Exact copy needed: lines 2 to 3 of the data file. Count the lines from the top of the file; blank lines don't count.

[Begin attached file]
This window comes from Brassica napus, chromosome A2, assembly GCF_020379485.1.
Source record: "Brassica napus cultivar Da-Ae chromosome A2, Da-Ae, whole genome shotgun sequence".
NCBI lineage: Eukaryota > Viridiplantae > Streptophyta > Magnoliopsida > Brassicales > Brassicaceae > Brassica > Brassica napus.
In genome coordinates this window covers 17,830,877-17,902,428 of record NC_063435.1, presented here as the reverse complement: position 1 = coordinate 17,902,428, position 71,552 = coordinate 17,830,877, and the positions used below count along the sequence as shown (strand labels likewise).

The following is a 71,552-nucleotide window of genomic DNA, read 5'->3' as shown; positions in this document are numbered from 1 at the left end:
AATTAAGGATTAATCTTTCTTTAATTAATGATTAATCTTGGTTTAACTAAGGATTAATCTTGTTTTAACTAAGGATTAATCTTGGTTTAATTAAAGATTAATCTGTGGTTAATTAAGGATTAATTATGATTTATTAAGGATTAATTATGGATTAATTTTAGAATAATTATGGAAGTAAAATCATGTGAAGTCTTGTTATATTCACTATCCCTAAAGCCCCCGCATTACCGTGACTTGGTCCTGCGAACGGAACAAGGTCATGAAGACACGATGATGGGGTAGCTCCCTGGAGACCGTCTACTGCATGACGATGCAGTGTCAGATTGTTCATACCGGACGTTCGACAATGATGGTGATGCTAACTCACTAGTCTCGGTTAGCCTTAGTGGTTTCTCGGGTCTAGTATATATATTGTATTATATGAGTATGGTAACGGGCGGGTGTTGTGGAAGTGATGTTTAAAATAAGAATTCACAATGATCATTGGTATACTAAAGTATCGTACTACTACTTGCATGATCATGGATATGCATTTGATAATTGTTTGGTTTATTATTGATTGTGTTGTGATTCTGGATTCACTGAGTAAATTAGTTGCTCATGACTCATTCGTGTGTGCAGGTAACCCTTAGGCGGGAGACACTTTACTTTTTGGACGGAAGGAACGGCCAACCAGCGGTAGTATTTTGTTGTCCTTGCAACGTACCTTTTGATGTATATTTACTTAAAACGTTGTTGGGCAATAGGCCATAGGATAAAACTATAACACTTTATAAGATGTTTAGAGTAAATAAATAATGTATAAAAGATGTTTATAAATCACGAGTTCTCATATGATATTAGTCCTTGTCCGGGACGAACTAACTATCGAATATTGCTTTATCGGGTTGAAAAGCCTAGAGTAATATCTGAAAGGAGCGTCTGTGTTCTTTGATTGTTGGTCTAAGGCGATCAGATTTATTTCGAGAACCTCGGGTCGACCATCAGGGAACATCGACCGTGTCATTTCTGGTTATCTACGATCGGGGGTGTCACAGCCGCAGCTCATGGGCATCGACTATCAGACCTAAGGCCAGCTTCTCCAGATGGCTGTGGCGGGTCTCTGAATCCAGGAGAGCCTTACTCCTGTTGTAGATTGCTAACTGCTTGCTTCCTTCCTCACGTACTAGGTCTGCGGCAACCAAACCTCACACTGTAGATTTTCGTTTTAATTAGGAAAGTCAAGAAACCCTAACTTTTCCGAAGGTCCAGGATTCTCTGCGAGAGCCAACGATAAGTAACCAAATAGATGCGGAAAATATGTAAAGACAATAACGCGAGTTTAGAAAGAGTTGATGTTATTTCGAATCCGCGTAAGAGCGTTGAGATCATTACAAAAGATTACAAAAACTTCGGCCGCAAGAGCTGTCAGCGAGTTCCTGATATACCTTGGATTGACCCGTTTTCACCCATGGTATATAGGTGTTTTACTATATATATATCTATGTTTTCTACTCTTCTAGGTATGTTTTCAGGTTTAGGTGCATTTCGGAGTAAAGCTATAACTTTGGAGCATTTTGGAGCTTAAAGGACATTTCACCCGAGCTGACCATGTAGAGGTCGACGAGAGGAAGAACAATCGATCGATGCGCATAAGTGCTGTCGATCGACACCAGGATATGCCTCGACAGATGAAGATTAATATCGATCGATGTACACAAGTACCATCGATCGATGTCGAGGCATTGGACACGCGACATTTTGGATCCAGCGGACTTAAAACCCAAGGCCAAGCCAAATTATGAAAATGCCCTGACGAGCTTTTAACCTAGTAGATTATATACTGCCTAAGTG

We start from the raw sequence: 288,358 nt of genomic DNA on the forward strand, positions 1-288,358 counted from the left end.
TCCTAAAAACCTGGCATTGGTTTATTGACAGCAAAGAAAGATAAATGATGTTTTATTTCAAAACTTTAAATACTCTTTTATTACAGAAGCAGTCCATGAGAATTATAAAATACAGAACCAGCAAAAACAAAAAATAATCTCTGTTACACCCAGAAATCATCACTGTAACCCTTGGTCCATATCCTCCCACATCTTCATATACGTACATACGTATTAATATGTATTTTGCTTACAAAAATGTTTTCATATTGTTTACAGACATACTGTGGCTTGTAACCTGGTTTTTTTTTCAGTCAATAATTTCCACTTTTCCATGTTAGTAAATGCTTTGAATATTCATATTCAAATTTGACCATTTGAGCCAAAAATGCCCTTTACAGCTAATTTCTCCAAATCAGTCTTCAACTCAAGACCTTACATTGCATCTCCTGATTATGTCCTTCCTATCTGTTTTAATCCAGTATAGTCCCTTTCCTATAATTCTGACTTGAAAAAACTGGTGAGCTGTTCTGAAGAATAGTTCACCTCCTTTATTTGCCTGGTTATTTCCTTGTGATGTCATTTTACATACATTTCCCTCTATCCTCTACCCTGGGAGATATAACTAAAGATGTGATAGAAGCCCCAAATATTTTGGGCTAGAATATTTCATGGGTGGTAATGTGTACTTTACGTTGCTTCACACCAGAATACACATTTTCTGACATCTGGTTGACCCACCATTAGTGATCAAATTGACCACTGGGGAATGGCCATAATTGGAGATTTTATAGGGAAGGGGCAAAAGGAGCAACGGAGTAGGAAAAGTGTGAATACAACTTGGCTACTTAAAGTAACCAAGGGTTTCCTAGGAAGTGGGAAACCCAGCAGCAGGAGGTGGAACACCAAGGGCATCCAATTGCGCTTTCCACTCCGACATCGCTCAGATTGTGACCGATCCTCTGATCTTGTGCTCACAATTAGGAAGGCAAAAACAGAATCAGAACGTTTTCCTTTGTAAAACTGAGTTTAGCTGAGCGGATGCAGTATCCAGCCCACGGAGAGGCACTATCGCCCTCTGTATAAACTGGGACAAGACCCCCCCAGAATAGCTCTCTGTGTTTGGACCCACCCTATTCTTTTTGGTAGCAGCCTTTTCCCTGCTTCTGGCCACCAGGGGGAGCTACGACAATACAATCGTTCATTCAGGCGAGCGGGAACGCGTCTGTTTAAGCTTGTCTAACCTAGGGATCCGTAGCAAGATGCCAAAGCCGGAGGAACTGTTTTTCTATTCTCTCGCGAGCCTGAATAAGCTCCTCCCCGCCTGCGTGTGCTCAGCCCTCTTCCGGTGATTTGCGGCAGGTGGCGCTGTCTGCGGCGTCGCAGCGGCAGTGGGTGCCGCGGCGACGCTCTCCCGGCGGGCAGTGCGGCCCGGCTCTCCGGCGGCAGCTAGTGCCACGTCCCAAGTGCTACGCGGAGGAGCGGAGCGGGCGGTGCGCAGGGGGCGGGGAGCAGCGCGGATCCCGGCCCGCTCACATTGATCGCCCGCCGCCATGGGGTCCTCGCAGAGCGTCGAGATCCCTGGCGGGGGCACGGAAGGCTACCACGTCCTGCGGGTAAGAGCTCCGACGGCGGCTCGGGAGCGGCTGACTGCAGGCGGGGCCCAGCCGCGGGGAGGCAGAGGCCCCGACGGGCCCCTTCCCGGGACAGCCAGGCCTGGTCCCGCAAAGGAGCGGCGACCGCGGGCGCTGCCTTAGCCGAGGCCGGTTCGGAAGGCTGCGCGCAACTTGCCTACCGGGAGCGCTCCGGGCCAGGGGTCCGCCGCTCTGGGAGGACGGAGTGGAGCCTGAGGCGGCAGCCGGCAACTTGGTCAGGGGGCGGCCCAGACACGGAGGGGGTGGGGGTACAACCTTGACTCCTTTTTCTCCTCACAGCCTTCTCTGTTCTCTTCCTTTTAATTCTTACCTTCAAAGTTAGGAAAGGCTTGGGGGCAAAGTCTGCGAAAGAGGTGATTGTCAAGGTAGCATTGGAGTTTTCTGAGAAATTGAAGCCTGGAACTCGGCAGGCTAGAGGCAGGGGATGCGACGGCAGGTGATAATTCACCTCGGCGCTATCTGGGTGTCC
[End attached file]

Source record: "Brassica napus cultivar Da-Ae chromosome A2, Da-Ae, whole genome shotgun sequence".
NCBI lineage: Eukaryota > Viridiplantae > Streptophyta > Magnoliopsida > Brassicales > Brassicaceae > Brassica > Brassica napus.